DINING: Yats replacement, Liberty Street, has what it takes

It might take a while, but with proper care, “the restaurant where the Mass Ave Yats used to be” should have its own positive reputation—albeit one distinct from the popular former tenant at that location.

I’m talking about Liberty Street (659 Massachusetts Ave., 686-6382), the higher-end pub and dining room that, after months of renovation by the folks behind Dorman Street Saloon, has moved comfortably onto the Avenue. With entrées from $17 to $21, it’s positioned both geographically and price-point-wise somewhere between Ralston’s Draft House and Mesh on Mass.

ae-dine-libertystreet02-15col.jpg The Turf on Surf features roast salmon as its centerpiece. (IBJ Photos/ Aaron P. Bernstein)

Seating for the evening-only eatery is split between the dining room and the bar, which also includes a few two-tops. The menu divides into Starters, Small Plates and Entrees (with no desserts available on either of our visits—a missed upsell opportunity that is to be remedied soon). The requisite lineup of beers and craft cocktails served from the beautiful mahogany bar is supplemented by a slate of ciders, with samples readily offered to newbies.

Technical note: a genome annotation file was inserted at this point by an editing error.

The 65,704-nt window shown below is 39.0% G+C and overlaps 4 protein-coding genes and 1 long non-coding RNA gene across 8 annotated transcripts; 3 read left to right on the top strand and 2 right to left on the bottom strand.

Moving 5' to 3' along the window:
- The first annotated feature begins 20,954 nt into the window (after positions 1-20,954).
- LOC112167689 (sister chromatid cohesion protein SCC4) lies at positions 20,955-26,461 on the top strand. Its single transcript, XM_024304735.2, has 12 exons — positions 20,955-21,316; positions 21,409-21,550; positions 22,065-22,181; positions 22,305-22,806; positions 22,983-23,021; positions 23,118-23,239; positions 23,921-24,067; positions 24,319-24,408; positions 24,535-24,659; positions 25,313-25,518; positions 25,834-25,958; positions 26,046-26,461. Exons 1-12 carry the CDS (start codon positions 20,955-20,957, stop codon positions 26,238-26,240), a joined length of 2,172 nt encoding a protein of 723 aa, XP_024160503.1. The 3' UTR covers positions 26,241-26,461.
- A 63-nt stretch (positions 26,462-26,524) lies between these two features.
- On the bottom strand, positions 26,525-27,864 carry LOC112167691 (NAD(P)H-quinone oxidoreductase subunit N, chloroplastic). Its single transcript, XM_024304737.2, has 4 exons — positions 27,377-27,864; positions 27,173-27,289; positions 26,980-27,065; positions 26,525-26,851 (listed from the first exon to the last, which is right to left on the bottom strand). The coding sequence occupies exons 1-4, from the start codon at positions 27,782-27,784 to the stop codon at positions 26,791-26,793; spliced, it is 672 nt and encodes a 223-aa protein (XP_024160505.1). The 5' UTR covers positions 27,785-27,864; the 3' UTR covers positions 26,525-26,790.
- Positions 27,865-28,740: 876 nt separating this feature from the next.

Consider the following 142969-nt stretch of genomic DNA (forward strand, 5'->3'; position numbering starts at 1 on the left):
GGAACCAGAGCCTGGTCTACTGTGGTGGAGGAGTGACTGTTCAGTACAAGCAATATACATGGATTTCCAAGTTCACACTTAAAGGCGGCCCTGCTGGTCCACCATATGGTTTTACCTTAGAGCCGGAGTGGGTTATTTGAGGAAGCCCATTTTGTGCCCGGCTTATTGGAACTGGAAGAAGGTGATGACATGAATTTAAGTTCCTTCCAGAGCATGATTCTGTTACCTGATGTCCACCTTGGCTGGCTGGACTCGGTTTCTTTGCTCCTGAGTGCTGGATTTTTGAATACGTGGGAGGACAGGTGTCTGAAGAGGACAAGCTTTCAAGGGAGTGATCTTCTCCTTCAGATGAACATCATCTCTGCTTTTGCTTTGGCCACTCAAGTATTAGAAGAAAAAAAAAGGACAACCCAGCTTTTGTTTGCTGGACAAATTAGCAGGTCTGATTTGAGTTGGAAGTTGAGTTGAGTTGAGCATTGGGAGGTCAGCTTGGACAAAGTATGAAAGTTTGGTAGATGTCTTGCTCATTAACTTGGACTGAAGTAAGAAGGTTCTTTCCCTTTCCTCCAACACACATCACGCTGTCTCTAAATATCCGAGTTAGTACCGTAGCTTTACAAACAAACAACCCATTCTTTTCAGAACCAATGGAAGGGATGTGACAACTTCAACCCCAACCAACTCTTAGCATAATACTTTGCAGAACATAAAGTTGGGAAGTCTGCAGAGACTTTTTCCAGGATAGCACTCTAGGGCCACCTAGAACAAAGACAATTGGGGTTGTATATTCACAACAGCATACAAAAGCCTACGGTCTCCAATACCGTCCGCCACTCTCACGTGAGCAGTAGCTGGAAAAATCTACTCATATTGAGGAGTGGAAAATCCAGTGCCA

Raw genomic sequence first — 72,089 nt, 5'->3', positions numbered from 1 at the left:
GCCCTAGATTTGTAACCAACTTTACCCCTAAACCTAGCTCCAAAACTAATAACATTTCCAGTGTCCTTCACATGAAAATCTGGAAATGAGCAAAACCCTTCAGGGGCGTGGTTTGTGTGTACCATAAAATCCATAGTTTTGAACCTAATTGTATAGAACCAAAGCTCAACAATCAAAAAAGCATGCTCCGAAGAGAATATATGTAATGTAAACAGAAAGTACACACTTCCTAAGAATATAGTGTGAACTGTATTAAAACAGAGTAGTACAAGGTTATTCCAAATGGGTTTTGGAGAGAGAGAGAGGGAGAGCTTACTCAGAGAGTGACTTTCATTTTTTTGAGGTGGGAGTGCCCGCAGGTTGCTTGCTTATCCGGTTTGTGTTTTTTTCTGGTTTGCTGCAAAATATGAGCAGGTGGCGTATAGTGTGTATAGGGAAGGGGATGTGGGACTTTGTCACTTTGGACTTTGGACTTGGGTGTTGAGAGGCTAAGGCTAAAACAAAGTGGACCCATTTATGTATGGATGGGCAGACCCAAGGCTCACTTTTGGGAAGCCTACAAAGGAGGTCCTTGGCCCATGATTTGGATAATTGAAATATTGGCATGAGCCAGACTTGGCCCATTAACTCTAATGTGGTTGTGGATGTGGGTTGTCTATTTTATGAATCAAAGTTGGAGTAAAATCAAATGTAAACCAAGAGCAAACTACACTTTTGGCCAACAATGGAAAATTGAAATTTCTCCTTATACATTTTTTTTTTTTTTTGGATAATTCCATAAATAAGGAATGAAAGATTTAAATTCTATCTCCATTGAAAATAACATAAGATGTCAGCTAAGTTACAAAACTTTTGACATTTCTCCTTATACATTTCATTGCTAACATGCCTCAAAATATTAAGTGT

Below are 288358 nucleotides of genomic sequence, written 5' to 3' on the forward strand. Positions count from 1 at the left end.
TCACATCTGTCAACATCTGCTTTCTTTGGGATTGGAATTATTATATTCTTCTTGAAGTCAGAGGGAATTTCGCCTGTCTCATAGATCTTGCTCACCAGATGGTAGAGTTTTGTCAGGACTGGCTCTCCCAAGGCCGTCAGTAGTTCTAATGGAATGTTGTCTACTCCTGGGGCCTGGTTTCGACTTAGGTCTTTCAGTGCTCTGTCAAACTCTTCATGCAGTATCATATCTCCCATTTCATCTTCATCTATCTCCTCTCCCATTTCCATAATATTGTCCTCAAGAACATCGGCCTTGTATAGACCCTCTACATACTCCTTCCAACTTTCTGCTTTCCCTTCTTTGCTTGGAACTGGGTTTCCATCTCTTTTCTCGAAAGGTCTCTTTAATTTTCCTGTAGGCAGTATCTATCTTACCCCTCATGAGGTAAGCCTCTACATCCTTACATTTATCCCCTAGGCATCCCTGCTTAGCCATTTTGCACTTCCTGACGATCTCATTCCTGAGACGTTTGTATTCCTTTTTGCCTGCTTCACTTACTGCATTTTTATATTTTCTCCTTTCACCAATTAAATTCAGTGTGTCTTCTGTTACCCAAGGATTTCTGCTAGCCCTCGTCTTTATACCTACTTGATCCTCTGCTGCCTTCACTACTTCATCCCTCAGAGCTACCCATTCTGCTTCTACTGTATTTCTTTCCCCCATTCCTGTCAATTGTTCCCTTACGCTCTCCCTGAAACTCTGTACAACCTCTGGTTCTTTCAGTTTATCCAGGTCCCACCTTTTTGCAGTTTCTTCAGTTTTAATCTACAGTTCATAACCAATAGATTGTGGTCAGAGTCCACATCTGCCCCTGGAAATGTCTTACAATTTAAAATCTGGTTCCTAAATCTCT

Across two visits, we sampled the Liberty Greens Salad ($8.99), which may sound like something served near the Hall of Presidents in Disney World. With candied pecans in the mix, it rose above the standard house salad, even if the tab is a bit high. Paradise Poppers ($5.99) should satisfy cheese lovers with their Gouda-packed goodness and outstanding roasted tomato sauce, but our taste buds searched without success for the house-made jowl bacon that allegedly was part of the mix. Similarly, the Smoking Goose chorizo’s inclusion in the Turf on Surf entrée ($18.99) was subtle to the point of nonexistence, although there were plenty of other pleasures in the bread-crumb-crusted roast salmon and its base of sweet corn hash.


Tacos Loco Friend Chicken ($15.50)—yes, that’s what it’s called on the menu, friends—parked sizable tenders, lettuce and avocado pico in a pair of soft tortilla shells with a drizzle of lemon crema. Zing Skewers ($8.99) impaled the promised sweet and spicy chicken in a delicious sauce that should find a home on other dishes as well.

The section of Park Avenue that runs along the east side of the restaurant used to be called Liberty Street, thus the name. It’s a nice nod to history for a restaurant that, once a few wrinkles are ironed out, seems to have all the ingredients for a long run.•

—Lou Harry

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